Brave features a new kind of hero for a Pixar film. Producer Katherine Sarafian tells Aref Omar about the film studio’s latest animated feature
PIXAR is known for its brand of entertaining animated films that have heart and a special touch that audiences of all ages can relate to. From the Toy Story series and Monsters Inc to The Incredibles, Ratatouille and Wall-E, the famed company has produced hit films and crowd favourites for all genres.
For the latest film, simply titled Brave, Pixar goes into Disney territory and tackles the fairytale story with a fiery female lead to boot.
“Yes, we grew up with the classic Disney fairytale genre but, for Brave, we wanted to do a completely different take,” says Brave’s producer Katherine Sarafian during a phone interview from Tokyo.
She adds that Princess Merida (voiced by Boardwalk Empire’s Kelly Macdonald), the heroine in Brave, differs significantly from the Disney princesses of old, who mostly went on quests to search for their happily ever after moment. “Her motivation in Brave is her love for her family and her deep relationship with her mother,” says Sarafian.
Set in the Scottish highlands during medieval times, Brave follows the adventures of the young and feisty Princess Merida, who dreams of being free from her seemingly mundane responsibilities of court life.
An accomplished archer and capable horse rider, she’d rather be outdoors than in the castle, learning the ropes of royal protocol dressed in stuffy dresses from her mother, the elegant but tight Queen Elinor (voiced by Emma Thompson).
“Both the female leads are headstrong women. The princess is rebellious and yearns for things to change and the Queen is a working mother, a professional running the kingdom,” she says.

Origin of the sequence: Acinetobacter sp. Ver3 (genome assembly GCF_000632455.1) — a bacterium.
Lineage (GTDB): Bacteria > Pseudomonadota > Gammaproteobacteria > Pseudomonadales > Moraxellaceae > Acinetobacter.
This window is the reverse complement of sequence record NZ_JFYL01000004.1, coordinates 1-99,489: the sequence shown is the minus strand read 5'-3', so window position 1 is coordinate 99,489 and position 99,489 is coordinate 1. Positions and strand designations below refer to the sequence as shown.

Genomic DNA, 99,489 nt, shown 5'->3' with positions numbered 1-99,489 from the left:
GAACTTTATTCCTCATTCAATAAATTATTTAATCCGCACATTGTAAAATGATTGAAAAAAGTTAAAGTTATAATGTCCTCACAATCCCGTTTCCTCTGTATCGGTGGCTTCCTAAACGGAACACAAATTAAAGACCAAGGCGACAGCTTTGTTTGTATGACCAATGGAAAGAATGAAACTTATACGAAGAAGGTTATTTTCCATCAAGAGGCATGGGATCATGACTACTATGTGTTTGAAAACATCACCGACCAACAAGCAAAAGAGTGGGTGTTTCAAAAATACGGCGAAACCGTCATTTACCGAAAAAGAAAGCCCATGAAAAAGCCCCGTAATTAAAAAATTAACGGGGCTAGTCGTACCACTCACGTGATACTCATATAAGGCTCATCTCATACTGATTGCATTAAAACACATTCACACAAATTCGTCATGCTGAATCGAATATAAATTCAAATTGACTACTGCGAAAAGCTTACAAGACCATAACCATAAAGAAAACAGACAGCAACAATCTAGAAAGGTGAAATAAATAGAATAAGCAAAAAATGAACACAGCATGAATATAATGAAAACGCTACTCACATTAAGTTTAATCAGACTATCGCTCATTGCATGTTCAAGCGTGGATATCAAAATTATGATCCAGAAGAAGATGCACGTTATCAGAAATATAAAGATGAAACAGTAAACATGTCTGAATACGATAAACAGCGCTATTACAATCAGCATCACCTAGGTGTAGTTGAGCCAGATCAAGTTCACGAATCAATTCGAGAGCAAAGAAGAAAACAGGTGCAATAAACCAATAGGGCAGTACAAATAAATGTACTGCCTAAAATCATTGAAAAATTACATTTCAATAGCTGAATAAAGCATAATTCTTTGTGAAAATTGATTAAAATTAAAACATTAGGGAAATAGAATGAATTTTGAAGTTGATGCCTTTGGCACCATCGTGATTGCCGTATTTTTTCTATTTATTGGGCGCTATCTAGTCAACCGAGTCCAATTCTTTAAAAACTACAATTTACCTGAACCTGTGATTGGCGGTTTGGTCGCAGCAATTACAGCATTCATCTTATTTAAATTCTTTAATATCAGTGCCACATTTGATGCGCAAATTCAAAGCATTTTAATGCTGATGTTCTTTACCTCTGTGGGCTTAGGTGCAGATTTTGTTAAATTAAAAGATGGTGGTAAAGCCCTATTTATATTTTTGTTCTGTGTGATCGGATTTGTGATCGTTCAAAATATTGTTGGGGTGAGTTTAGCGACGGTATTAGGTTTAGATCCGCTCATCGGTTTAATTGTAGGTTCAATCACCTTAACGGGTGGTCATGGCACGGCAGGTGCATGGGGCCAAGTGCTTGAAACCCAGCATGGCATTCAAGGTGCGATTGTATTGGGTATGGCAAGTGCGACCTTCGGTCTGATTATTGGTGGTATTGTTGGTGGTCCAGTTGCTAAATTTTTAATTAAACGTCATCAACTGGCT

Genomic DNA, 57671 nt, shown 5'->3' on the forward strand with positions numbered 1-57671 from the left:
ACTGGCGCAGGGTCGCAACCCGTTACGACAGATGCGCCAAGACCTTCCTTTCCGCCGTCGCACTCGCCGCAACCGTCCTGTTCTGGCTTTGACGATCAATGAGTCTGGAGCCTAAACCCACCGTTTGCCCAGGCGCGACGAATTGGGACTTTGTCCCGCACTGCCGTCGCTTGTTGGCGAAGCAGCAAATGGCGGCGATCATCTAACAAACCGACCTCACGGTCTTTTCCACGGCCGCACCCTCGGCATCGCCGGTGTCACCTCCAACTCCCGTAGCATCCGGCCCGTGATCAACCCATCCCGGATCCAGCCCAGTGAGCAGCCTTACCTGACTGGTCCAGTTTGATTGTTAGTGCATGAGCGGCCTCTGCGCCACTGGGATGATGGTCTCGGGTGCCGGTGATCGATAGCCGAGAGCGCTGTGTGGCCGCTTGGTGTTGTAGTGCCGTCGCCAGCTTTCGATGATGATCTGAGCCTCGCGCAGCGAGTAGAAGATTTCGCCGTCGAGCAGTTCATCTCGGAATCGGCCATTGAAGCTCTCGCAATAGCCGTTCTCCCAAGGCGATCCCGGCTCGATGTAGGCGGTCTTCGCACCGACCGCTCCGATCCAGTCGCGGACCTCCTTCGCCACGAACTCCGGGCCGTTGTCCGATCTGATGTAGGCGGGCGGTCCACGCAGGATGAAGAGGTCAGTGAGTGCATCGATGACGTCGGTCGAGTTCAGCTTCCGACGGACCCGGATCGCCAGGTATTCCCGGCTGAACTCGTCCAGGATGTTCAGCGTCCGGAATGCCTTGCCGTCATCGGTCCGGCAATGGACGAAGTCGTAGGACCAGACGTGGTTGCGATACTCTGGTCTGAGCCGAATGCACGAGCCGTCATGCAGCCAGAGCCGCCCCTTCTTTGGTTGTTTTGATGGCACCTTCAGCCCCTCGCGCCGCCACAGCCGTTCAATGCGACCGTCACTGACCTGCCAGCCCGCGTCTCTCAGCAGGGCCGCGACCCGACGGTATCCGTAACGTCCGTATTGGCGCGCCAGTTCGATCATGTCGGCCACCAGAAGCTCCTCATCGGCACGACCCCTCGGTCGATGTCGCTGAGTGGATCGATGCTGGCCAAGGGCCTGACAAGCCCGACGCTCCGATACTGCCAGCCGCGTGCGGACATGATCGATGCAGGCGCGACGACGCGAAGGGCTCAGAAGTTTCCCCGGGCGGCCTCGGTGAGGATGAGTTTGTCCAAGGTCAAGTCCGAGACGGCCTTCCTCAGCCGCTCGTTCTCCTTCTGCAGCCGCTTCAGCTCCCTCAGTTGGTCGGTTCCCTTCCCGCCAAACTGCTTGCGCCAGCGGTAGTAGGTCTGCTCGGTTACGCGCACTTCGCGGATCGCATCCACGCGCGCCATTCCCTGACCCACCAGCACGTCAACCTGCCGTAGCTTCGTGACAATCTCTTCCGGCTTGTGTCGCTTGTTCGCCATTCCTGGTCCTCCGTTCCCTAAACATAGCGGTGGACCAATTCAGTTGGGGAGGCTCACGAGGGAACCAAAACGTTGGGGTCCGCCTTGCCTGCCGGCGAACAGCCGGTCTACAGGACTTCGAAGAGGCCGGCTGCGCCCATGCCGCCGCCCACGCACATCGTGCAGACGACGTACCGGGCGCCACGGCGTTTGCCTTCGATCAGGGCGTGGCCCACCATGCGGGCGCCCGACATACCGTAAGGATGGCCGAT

The situation takes a turn for the worst when Princess Merida is presented with three suitors from other clans, as dictated by tradition. This leads to the princess taking drastic measures, which result in serious repercussions. In the end, she must race against time to right the wrongs and save her mother in the process.
“The mother-daughter bond is central to the story and their relationship changes over the course of the movie,” says Sarafian.
Directed by Mark Andrews and Brenda Chapman, the basic premise of the film was inspired by their own experiences with their families. “Both of them have Scottish heritage too and a deep love for the country, so that was the motivation for the film’s setting,” she says, adding that this was an original story, and not based on any existing fairytale.
Sarafian and the production team took two working trips to Scotland to research the various locations, customs, culture and people there.
“Making a movie at Pixar is a marathon, not a sprint,” says Sarafian of Brave. Princess Merida’s luscious red curls alone took two years to render to perfection.
Initially single when she took on the film project, Sarafian recently gave birth to her second child.
“The long period was a given so we had to pace ourselves. We worked hard to keep it (the production) ongoing and came up with lots of activities to stay focused,” she says.
According to Sarafian, all the men working on Brave had to wear kilts every Friday during the production duration.
“We also had broadsword fighting and archery lessons for fun, and for helping with the physicality of acting out the scenes for the artists,” she says.
Sarafian joined Pixar in 1994 as a production co-ordinator on the studio’s first full-length feature film, Toy Story. She says that it’s been a long road but thinks that Pixar is one of those places where one can work on lots of different films and have a “different career” on each film.
The native Californian has since worked on films like A Bug’s Life, Monsters Inc, The Incredibles and Ratatouille. As a producer for Brave, she had a hand in telling the story and was in charge of the final delivery of the film. She also got the voice talent, musicians and had to manage the budget, time and various artists.
Like a proud mother she is happy with the result of her labour of love and hopes that Brave will deliver another hit for Pixar.
“The number one motivator was our trust in the final result, which was to tell the best story we could,” she says.
Catch the 3-D version of Brave in cinemas now (regular formats of Brave will be screened from June 28).